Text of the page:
Help in High Places
On May 3, 1897, the ministers of Atlanta announced their determination to stop Sunday baseball. They weren’t alone in their campaign: Protestant clerics all over the country were involved in a cultural war to protect the sanctity of the Sabbath not only from baseball but also from other secular threats as well.
The Atlanta Constitution reported: “Nearly every preacher in Atlanta has joined the movement and they say that they will not stop until there is no such thing as Sunday baseball at Fort McPherson, Sunday concerts or any other form of amusement that they regard as demoralizing.”1
Indeed, the Atlanta Evangelical Association was aiming at prominent targets, including the federal government. The Constitution reported that the most important target “and the one that would be most widely felt if successful is the abolishment of Sunday mails [which] they claim . . . is unnecessary and totally in violation of the law laid down in the scriptures.” The group even declared, “The war is on and . . . Sunday must be respected in Atlanta.”2
As serious as that sounds, things were peaceful in Atlanta compared to other communities throughout the country where preachers pushed for quiet Sabbath observance. The baseball magnates who operated teams all united in pushing back—the amateurs in pursuit of pleasure, the professionals in pursuit of dollars.
Fort McPherson, headquarters of the U.S. Army in the South, was an important and integral part of Atlanta’s economy and social life. The city had worked hard to land the fort and was proud of it, although its presence was not without problems. In April 1897, thirty gamblers came before Judge John D. Berry in the City of Atlanta’s criminal court for indulging in their favorite pastime at the fort. Their defense was that city and state courts had no jurisdiction over offenses committed on a government reservation.3
Gambling, however, was not the target of the Evangelical Association. Dr. R. V. Atkisson, pastor of the Central Congregation Church, had identified that target for the association a month earlier when he decried “the evils of the practice [baseball games], showing that large crowds went out from the city every Sunday; that as a rule, an objectionable class of people were at the garrison on that day; that by the yelling and noise the whole place was disturbed.”4
The Evangelical Association had first gone about its business quietly, appointing a committee to call on the fort commander, who had in turn referred them to the War Department in Washington, D.C. While the ministers undoubtedly resorted to prayer, they also turned to a more earthly source of help in high places. They wrote to Col. Alfred E. Buck, a former Republican chairman in Georgia, who was then in Washington. Buck immediately took the letter to the War Department. That approach worked like an answered prayer.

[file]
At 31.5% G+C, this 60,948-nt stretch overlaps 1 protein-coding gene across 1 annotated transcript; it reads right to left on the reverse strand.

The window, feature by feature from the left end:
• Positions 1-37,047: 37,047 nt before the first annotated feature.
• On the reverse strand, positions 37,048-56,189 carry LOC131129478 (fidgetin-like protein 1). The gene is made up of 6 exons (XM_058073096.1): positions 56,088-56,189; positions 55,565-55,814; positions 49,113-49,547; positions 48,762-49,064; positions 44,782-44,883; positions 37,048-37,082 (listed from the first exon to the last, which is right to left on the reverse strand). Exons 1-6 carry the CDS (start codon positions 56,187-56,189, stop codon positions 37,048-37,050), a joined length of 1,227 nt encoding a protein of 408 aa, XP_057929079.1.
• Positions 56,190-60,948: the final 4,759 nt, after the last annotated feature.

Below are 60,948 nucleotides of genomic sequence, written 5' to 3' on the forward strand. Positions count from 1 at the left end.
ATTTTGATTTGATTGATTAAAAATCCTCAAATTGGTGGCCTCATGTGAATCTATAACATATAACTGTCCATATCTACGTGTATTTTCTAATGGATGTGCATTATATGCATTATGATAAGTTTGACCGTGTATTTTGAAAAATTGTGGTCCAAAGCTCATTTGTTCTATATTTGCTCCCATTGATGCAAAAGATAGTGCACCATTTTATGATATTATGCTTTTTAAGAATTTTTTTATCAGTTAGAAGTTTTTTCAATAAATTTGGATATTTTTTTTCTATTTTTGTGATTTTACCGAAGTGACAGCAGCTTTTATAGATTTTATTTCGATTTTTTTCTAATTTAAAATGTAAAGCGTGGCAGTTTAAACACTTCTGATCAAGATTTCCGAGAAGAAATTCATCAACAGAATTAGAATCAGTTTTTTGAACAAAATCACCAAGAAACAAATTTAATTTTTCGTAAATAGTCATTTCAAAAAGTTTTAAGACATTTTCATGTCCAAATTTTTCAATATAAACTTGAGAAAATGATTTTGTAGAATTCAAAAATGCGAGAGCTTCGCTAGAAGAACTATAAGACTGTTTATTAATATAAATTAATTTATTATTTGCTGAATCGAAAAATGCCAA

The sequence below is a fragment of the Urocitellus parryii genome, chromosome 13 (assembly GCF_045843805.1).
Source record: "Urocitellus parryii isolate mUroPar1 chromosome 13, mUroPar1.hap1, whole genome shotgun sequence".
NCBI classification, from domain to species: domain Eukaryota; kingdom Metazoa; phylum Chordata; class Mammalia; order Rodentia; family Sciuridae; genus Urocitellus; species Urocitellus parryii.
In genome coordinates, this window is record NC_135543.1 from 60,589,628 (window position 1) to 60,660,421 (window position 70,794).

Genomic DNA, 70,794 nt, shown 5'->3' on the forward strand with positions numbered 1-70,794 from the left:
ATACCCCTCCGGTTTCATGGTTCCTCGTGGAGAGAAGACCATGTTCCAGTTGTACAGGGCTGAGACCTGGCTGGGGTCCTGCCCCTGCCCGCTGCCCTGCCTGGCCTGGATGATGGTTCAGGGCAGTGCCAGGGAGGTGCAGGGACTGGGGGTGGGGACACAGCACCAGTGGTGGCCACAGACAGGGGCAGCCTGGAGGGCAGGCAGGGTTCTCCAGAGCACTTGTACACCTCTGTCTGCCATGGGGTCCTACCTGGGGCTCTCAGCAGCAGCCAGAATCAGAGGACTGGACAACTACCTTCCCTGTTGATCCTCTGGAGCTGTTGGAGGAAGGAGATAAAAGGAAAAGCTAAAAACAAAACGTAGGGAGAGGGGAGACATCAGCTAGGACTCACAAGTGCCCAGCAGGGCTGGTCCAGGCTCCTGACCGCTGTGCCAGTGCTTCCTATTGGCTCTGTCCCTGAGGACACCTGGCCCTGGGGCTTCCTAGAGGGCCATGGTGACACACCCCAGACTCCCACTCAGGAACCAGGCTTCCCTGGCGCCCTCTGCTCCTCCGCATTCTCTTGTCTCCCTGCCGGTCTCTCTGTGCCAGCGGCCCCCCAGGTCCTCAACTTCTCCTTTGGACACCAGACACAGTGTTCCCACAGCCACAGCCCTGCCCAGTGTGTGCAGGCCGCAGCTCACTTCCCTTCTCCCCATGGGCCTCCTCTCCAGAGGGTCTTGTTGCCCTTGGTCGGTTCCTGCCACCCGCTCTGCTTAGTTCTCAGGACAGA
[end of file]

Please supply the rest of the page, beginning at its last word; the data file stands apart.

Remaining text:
Dr. Atkisson soon reported that “an order had been received at the fort preventing any more games. The Constitution added: “There seems to have been no game Sunday, and the order has gone forth that no more shall be played. The other ministers of the city are equally jubilant, and consider it a great victory for their cause.”5
The biggest change in the local baseball scene, however, wasn’t due to the ministers’ victory. The Atlanta team in the Southeastern League, which hadn’t been playing on Sundays anyway, played its last game on May 29, because the entire league had folded due to “poor patronage.”6
The Fort McPherson baseball team continued to play, just not on Sunday. And the fort continued to be an integral part of Atlanta society. The Constitution reported on Sunday, June 6: “Next Saturday afternoon the ladies of the Episcopal church of West End will give a bicycle meet at Fort McPherson. Captain Cook has generously consented to keep open the fort till 10 o’clock in the evening.”7
Moreover, Atlanta continued to have Sunday entertainments, including two separate band concerts on Sunday, August 1. Extra streetcars were scheduled to run for both events.8
Despite losing Sunday baseball thanks to help in high places, Atlanta’s other Sunday amusements continued, demoralizing or not.
RICHARD MCBANE, a retired newspaperman, is the author of "Glory Days: The Akron Yankees of the Middle Atlantic League, 1935–1941" (Summit County Historical Society, 1997), and "A Fine-Looking Lot of Ball Tossers: The Remarkable Akrons of 1881" (McFarland, 2005).